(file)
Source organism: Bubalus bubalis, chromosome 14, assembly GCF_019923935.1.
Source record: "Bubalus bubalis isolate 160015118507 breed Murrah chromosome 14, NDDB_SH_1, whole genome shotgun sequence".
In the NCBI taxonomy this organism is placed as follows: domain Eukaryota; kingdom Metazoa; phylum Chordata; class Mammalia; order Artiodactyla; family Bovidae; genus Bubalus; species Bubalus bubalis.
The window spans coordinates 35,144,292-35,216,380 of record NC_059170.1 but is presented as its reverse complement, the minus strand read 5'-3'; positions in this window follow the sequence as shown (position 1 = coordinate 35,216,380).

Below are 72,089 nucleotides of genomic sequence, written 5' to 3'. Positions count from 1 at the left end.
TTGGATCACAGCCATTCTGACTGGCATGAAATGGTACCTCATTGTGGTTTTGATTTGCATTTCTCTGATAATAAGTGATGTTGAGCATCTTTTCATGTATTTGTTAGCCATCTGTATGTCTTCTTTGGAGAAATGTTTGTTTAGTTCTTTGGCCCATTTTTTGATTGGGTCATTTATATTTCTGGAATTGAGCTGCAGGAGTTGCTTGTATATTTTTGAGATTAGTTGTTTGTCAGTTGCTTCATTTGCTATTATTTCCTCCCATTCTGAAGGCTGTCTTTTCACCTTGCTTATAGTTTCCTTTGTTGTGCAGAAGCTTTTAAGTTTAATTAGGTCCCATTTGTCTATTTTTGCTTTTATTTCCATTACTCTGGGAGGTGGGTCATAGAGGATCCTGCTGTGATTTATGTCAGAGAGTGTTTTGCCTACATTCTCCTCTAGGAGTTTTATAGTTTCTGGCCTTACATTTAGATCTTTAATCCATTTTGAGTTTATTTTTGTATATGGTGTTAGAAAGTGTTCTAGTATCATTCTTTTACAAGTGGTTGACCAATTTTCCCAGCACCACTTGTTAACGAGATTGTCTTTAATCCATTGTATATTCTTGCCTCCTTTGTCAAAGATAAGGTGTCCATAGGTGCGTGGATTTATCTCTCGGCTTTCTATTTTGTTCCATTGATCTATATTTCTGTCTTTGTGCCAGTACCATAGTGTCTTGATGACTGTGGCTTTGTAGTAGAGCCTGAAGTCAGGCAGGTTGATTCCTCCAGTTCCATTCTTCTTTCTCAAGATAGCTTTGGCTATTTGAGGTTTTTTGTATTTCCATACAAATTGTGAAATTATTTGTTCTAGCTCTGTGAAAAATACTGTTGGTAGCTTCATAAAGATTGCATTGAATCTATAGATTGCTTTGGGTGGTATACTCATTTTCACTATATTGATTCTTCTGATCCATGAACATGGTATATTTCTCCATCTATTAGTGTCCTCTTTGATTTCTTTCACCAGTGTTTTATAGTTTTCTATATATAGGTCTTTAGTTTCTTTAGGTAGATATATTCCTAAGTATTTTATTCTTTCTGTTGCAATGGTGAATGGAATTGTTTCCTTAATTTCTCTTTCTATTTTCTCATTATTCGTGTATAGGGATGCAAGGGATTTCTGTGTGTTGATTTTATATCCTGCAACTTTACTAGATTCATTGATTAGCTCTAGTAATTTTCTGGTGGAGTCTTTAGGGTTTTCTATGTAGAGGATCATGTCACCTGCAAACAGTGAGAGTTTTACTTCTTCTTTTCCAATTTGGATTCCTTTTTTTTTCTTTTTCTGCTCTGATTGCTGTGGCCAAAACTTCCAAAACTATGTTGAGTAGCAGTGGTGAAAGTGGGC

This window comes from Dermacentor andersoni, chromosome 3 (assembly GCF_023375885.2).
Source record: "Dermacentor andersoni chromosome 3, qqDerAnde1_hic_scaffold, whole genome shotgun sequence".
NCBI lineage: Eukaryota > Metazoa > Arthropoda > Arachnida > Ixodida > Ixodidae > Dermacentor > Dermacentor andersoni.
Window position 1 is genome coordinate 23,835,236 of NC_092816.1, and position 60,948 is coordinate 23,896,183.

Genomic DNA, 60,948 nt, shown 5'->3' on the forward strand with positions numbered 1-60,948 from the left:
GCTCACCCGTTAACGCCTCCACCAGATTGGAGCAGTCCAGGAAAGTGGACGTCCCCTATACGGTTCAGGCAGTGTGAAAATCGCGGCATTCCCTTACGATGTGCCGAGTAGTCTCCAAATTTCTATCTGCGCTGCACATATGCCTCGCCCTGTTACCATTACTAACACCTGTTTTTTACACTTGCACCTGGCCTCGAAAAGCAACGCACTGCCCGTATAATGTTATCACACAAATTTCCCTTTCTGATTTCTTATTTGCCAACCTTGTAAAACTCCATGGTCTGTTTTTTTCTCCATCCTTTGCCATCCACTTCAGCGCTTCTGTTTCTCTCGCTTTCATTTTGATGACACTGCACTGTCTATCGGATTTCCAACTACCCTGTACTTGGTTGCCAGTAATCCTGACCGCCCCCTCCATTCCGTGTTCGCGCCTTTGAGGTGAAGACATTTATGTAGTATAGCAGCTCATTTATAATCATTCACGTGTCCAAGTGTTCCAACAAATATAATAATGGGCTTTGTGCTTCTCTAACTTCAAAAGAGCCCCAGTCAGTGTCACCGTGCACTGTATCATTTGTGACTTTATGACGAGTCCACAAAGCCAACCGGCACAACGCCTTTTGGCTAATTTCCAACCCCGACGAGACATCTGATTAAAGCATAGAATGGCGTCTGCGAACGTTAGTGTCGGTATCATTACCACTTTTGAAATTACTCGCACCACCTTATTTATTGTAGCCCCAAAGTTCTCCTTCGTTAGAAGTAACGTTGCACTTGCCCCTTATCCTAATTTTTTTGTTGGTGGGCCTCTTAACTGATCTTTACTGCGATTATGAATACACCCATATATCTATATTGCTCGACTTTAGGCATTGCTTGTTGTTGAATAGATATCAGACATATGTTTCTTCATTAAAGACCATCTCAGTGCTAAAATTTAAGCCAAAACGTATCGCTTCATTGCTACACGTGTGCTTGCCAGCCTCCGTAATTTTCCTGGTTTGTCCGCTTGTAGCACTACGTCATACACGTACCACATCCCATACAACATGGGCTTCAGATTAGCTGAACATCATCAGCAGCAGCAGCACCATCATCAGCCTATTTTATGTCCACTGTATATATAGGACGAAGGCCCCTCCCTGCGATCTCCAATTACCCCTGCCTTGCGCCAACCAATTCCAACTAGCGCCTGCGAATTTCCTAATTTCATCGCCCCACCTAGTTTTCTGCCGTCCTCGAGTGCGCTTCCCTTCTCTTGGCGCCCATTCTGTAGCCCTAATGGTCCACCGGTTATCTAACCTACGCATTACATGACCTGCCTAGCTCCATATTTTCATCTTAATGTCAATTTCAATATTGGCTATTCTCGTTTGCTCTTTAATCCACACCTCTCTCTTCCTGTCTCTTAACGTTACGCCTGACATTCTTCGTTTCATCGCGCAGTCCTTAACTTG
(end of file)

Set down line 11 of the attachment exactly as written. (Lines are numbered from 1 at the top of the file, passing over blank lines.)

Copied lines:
Genomic DNA, 60,948 nt, shown 5'->3' on the forward strand with positions numbered 1-60,948 from the left: